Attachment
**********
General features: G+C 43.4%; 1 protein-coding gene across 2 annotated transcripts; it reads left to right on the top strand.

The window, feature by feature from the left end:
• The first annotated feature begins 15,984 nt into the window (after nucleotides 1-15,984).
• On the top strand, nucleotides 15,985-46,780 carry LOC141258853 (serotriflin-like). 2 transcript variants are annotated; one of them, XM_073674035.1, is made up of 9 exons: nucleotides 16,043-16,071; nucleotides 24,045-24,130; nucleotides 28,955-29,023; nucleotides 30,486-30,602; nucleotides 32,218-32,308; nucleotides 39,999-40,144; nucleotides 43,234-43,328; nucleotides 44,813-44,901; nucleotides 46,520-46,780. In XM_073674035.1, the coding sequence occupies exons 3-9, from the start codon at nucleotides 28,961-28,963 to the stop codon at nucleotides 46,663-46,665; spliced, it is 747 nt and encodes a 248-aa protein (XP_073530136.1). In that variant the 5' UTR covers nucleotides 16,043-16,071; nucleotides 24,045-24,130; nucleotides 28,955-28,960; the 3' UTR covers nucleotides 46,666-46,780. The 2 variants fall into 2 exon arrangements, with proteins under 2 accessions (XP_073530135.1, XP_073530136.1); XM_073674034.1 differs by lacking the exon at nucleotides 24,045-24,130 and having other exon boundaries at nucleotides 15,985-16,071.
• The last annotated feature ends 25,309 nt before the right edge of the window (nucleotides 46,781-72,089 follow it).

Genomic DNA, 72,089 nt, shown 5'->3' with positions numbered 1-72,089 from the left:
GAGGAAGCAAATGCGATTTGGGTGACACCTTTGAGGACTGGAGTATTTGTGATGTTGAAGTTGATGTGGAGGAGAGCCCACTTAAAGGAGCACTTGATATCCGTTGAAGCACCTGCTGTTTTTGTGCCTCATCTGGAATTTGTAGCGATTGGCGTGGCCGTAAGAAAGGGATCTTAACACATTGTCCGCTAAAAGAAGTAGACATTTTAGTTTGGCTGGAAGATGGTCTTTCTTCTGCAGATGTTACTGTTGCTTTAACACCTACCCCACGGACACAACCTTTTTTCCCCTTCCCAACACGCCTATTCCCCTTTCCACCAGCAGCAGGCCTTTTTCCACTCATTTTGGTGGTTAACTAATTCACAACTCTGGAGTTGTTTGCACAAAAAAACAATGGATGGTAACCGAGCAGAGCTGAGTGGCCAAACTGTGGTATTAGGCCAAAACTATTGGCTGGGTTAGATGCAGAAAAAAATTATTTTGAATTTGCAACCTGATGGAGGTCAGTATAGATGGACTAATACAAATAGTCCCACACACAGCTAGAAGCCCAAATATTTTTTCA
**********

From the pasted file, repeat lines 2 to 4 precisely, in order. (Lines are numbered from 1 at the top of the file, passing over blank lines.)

The window, feature by feature from the left end:
• The first annotated feature begins 15,984 nt into the window (after nucleotides 1-15,984).
• On the top strand, nucleotides 15,985-46,780 carry LOC141258853 (serotriflin-like). 2 transcript variants are annotated; one of them, XM_073674035.1, is made up of 9 exons: nucleotides 16,043-16,071; nucleotides 24,045-24,130; nucleotides 28,955-29,023; nucleotides 30,486-30,602; nucleotides 32,218-32,308; nucleotides 39,999-40,144; nucleotides 43,234-43,328; nucleotides 44,813-44,901; nucleotides 46,520-46,780. In XM_073674035.1, the coding sequence occupies exons 3-9, from the start codon at nucleotides 28,961-28,963 to the stop codon at nucleotides 46,663-46,665; spliced, it is 747 nt and encodes a 248-aa protein (XP_073530136.1). In that variant the 5' UTR covers nucleotides 16,043-16,071; nucleotides 24,045-24,130; nucleotides 28,955-28,960; the 3' UTR covers nucleotides 46,666-46,780. The 2 variants fall into 2 exon arrangements, with proteins under 2 accessions (XP_073530135.1, XP_073530136.1); XM_073674034.1 differs by lacking the exon at nucleotides 24,045-24,130 and having other exon boundaries at nucleotides 15,985-16,071.